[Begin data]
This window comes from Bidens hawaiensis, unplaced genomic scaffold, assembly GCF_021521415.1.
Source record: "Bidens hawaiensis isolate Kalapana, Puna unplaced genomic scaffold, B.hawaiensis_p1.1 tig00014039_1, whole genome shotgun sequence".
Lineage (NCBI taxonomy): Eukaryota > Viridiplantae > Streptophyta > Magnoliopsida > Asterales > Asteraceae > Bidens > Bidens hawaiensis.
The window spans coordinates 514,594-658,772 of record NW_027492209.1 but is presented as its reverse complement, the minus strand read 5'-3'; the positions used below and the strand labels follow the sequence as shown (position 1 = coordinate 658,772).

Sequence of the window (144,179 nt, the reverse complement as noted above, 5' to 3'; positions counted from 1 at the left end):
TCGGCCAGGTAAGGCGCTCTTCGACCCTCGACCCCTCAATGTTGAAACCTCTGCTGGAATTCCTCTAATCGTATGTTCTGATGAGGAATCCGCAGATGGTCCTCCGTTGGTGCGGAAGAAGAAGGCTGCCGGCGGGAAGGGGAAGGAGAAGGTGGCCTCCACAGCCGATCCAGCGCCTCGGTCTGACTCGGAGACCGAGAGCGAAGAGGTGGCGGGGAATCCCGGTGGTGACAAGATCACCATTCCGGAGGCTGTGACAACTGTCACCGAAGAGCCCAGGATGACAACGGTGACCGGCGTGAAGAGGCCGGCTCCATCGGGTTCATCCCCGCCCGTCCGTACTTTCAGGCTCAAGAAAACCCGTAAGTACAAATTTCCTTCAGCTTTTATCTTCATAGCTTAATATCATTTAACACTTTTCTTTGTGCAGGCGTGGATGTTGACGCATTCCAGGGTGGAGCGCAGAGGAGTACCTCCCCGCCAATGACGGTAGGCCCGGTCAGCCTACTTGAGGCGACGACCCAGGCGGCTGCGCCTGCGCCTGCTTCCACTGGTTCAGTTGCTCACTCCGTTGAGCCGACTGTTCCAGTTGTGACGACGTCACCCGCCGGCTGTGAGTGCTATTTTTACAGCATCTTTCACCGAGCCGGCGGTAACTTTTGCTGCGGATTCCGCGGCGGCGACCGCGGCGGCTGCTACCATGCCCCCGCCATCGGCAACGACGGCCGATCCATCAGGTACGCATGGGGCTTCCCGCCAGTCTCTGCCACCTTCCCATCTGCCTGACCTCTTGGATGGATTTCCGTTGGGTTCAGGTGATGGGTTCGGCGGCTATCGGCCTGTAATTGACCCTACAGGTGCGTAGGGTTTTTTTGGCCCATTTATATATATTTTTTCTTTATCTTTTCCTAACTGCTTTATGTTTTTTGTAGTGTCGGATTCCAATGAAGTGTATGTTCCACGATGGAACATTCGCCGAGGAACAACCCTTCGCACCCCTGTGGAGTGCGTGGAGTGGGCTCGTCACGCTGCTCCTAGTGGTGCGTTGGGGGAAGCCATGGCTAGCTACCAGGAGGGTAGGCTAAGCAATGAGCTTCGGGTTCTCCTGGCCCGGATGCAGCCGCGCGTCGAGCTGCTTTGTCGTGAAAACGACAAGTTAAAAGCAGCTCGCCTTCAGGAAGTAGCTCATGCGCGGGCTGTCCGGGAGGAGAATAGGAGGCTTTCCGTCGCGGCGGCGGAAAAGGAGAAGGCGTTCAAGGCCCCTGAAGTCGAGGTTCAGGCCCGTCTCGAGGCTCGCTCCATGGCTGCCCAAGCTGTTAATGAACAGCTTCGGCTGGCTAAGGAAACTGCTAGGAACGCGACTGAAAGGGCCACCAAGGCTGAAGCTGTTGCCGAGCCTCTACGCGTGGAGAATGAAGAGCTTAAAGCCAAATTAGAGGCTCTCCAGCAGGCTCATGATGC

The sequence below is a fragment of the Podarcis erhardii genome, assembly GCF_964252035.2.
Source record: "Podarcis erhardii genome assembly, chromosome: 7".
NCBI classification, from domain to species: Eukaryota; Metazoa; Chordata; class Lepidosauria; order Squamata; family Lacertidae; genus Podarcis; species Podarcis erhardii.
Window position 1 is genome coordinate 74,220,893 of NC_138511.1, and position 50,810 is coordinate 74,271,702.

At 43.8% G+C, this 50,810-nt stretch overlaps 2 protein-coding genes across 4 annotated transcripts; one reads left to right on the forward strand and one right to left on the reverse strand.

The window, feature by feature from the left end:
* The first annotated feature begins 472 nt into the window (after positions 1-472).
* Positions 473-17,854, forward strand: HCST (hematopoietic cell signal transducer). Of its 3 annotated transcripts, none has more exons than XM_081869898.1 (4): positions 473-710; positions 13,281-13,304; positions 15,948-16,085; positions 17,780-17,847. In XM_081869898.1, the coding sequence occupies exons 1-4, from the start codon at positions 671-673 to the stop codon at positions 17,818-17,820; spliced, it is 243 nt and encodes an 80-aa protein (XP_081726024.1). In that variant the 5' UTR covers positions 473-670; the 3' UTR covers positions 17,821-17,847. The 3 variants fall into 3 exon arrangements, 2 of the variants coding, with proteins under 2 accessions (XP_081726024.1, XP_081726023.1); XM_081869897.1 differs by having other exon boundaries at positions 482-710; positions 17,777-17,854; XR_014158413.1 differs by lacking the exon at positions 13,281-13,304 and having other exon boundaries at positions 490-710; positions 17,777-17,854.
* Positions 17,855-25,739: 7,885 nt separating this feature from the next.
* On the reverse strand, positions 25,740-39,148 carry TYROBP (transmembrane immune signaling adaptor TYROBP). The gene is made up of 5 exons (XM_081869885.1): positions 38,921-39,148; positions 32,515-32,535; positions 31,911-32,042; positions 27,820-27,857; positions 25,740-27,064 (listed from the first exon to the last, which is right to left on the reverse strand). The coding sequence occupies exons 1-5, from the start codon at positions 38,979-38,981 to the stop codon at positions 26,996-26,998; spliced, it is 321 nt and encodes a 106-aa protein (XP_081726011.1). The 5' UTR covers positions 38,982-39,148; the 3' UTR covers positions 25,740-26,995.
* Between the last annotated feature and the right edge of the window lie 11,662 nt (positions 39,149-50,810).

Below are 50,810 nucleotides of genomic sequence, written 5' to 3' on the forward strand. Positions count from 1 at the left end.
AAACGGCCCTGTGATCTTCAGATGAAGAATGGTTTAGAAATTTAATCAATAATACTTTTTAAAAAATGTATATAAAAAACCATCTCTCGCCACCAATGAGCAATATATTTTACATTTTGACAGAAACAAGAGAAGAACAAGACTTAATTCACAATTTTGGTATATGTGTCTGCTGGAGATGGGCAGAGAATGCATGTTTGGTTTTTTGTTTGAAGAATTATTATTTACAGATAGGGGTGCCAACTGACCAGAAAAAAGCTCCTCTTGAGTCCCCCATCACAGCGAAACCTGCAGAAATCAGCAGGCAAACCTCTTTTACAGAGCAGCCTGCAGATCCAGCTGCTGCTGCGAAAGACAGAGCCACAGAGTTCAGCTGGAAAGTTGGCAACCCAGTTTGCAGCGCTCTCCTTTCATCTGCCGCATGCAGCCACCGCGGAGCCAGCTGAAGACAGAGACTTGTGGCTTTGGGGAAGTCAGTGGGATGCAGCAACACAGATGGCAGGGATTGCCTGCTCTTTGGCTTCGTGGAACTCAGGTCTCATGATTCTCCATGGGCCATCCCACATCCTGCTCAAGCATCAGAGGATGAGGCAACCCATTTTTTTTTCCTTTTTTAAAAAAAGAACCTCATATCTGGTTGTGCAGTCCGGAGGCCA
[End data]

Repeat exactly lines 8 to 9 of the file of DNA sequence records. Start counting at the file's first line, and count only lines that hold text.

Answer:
Source record: "Podarcis erhardii genome assembly, chromosome: 7".
NCBI classification, from domain to species: Eukaryota; Metazoa; Chordata; class Lepidosauria; order Squamata; family Lacertidae; genus Podarcis; species Podarcis erhardii.